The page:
Schematic of organized coherent flow motion known as a superstructure and its interaction across the turbulent boundary layer. Credit: Science, Marusic et al. Click to enlarge. |

Researchers at the University of Melbourne (Australia) are proposing a mathematical model for predicting fluid flows close to surfaces (near-wall turbulence) given only large-scale information from the outer boundary layer region. This predictive capability may enable new strategies for the control of turbulence and may provide a basis for improved engineering to reduce drag in ships and aircraft and in weather prediction simulations.

Research team leader and Federation Fellow Professor Ivan Marusic from the Department of Mechanical Engineering at the University of Melbourne says skin-friction drag accounts for 50% of fuel expenditure in aircraft, so even modest reductions in drag would save money and significantly reduce carbon emissions. This proportion of drag-induced fuel expenditure is higher still for a large oil tanker or submarine.

When air flows over a surface, skin friction drag is created. Most of this drag is a result of the chaotic and unpredictable nature of the boundary layer—the layer immediately between the object and the airflow. Accurate knowledge of how this air flows over a surface will provide engineers with more detailed information about resistance.—Ivan Marusic

In addition to energy expenditure, turbulent boundary layers also promote increased mixing, heat transfer, and exchange processes; thus, when they occur on an atmospheric scale, they have important meteorological and climatological implications, the team writes in a paper on their findings in the 9 July issue of the journal *Science*.

Computer simulations of wall-bounded turbulence are extremely challenging because the simulation must resolve the entire range of scales of turbulent motion. For a boundary layer that has developed over the length of a large aircraft fuselage, these motions could range from the meter scale down to just a few micrometers for the smallest dissipative motions. Atmospheric surface layers will have similar scale separation, with the largest scales on the order of 1 km and the smallest around 1 mm.

In general, turbulent boundary layers are characterized by the dimensionless parameter known as the Reynolds number (Re), which is essentially the ratio of the largest inertial scale to the smallest dissipative scale in the flow. To date, even the largest supercomputers can solve such flows only at comparatively low Re values, which are several orders of magnitude below most practical applications. In overcoming this limitation, one approach has been large-eddy simulation, in which a sparse grid is used to resolve the large-scale motions, whereas the unresolved small-scale motions are modeled. For high-Re wall-bounded flows, this also requires a near-wall model to account for the relationship between the wall shear stress and the outer-layer flow.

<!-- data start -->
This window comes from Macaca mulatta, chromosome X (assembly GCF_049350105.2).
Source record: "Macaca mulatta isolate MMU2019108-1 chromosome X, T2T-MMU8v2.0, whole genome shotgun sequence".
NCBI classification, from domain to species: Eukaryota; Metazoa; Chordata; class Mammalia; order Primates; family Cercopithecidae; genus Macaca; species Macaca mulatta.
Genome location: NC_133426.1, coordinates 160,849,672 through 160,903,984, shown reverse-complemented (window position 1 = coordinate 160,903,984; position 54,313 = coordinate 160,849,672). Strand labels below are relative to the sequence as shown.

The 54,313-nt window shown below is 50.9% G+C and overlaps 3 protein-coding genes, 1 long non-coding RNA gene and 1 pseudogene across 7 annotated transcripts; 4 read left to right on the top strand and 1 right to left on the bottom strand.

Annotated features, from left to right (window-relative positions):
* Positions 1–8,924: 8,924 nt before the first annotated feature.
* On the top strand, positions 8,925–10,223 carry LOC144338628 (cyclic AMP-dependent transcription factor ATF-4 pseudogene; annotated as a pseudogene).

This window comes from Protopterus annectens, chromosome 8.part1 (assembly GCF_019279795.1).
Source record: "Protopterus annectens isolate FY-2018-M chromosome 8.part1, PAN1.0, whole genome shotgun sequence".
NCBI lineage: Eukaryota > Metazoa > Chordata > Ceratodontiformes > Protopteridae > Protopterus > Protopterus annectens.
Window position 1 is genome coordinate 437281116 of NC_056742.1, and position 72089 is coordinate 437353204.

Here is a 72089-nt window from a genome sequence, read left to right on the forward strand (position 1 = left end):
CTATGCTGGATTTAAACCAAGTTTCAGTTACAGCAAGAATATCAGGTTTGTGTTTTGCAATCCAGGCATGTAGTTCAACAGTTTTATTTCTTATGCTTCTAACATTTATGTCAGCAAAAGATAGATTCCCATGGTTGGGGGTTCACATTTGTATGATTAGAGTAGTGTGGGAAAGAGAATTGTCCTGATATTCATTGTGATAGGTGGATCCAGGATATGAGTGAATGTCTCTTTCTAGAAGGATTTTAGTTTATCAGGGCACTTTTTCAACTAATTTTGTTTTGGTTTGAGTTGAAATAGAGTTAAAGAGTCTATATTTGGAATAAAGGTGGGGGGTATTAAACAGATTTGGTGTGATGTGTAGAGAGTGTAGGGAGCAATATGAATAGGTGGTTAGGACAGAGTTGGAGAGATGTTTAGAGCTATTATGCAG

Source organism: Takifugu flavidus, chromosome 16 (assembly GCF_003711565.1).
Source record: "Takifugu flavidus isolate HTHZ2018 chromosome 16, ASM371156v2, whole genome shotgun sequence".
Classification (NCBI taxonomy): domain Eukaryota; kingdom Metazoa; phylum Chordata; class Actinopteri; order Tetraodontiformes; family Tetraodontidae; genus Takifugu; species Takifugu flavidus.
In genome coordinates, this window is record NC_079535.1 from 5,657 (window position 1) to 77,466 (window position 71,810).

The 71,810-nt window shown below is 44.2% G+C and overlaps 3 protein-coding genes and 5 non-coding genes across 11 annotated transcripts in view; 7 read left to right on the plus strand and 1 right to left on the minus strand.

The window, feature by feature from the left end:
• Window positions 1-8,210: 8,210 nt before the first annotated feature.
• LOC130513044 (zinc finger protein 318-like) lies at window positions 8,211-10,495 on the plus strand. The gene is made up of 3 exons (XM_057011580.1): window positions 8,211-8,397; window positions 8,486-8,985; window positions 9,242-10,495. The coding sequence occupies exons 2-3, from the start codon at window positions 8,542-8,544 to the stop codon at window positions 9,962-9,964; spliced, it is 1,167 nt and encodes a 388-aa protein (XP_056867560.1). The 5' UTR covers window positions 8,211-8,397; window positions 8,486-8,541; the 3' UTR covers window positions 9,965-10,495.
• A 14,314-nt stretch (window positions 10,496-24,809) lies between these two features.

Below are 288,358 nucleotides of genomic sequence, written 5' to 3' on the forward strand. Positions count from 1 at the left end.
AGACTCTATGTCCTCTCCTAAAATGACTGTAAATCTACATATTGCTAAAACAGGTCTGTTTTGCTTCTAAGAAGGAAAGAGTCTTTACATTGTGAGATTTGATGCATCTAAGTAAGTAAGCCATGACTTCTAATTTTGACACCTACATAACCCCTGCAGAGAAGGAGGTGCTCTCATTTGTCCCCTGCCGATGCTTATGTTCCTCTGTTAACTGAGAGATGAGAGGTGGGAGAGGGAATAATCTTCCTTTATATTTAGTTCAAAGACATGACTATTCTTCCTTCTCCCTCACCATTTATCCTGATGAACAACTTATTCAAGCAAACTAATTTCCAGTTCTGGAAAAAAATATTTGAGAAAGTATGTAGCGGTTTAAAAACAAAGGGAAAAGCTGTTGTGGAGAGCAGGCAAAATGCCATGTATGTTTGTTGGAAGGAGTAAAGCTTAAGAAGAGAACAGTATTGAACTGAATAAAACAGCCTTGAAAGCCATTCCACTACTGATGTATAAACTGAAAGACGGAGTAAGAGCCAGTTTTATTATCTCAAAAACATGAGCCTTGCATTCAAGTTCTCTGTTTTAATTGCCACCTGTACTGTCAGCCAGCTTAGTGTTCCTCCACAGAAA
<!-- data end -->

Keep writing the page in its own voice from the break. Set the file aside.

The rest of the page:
This current work aims to improve our understanding of this complex interaction, offering a simple mathematical model that can accurately predict near-wall turbulent statistics based only on large-scale outer-layer information.—Marusicet al.

In a Perspective in the same issue of Science, Dr. Ronald Adrian from Arizona State University also notes that:

Turbulence created when fluids flow past surfaces, called wall turbulence, affects the flux of water vapor and CO_{2}from the ocean’s surface, causes drag on airplanes and ships, and influences how atmospheric pollutants are transported near Earth’s surface. Wall turbulence presents a particularly difficult computational problem, because very small motions that occur in a thin inner layer near the wall must be modeled accurately. This inner layer is critical because it contains the region where the effects of molecular transport mechanisms, such as viscosity, resist the transport of momentum, heat, and/or mass between the wall and the fluid. These motions cannot be described in sufficient detail with direct computation; the number of grid points within the layer where numerical calculations would need to be performed would lead to an impractically large task.

...Marusic et al. show that fluctuating turbulent motions within the inner layer respond to the larger-scale outer motions in two ways, thus connecting their average behaviors. The large outer motions add to the small-scale inner motions, and they also modulate the amplitude of the inner motions. The additive effect is not entirely unexpected, but the amplitude modulation effect is a nonlinear coupling that had not been anticipated. Using this model, Marusic et al. could remove the nonuniversal contributions of the outer flow from the inner flow, leaving a more universal inner layer that is amenable to empirical representation.

These findings relate to one of the grand challenges in the science and engineering of fluid dynamics: the development of governing equations that can be solved by numerical methods so as to reliably predict turbulent flow.

**Resources**

I. Marusic, R. Mathis, N. Hutchins (2010) Predictive Model for Wall-Bounded Turbulent Flow.

*Science*. Vol. 329. no. 5988, pp. 193 - 196 doi: 10.1126/science.1188765Ronald J. Adrian (2010) Closing In on Models of Wall Turbulence.

*Science*. Vol. 329. no. 5988, pp. 155 - 156 doi: 10.1126/science.1192013